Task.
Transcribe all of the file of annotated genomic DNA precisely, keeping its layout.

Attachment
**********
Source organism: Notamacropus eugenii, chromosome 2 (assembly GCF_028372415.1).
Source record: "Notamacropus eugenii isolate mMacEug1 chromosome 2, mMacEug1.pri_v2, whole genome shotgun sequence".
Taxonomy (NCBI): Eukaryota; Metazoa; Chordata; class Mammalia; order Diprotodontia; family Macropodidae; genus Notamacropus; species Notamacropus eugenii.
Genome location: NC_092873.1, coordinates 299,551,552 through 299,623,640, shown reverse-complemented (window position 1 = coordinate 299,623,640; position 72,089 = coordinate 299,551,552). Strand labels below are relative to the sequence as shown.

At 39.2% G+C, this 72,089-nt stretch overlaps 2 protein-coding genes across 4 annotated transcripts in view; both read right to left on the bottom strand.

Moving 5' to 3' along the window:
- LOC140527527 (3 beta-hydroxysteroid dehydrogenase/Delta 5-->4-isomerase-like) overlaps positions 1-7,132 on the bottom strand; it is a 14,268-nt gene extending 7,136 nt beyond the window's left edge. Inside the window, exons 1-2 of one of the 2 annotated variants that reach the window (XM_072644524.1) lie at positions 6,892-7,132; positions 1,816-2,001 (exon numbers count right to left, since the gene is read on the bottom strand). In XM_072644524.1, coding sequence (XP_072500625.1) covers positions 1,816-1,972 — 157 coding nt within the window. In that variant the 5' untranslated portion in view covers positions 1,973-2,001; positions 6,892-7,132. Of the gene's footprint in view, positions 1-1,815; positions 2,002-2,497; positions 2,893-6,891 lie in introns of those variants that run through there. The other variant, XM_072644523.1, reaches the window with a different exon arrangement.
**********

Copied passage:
Source organism: Notamacropus eugenii, chromosome 2 (assembly GCF_028372415.1).
Source record: "Notamacropus eugenii isolate mMacEug1 chromosome 2, mMacEug1.pri_v2, whole genome shotgun sequence".
Taxonomy (NCBI): Eukaryota; Metazoa; Chordata; class Mammalia; order Diprotodontia; family Macropodidae; genus Notamacropus; species Notamacropus eugenii.
Genome location: NC_092873.1, coordinates 299,551,552 through 299,623,640, shown reverse-complemented (window position 1 = coordinate 299,623,640; position 72,089 = coordinate 299,551,552). Strand labels below are relative to the sequence as shown.

At 39.2% G+C, this 72,089-nt stretch overlaps 2 protein-coding genes across 4 annotated transcripts in view; both read right to left on the bottom strand.

Moving 5' to 3' along the window:
- LOC140527527 (3 beta-hydroxysteroid dehydrogenase/Delta 5-->4-isomerase-like) overlaps positions 1-7,132 on the bottom strand; it is a 14,268-nt gene extending 7,136 nt beyond the window's left edge. Inside the window, exons 1-2 of one of the 2 annotated variants that reach the window (XM_072644524.1) lie at positions 6,892-7,132; positions 1,816-2,001 (exon numbers count right to left, since the gene is read on the bottom strand). In XM_072644524.1, coding sequence (XP_072500625.1) covers positions 1,816-1,972 — 157 coding nt within the window. In that variant the 5' untranslated portion in view covers positions 1,973-2,001; positions 6,892-7,132. Of the gene's footprint in view, positions 1-1,815; positions 2,002-2,497; positions 2,893-6,891 lie in introns of those variants that run through there. The other variant, XM_072644523.1, reaches the window with a different exon arrangement.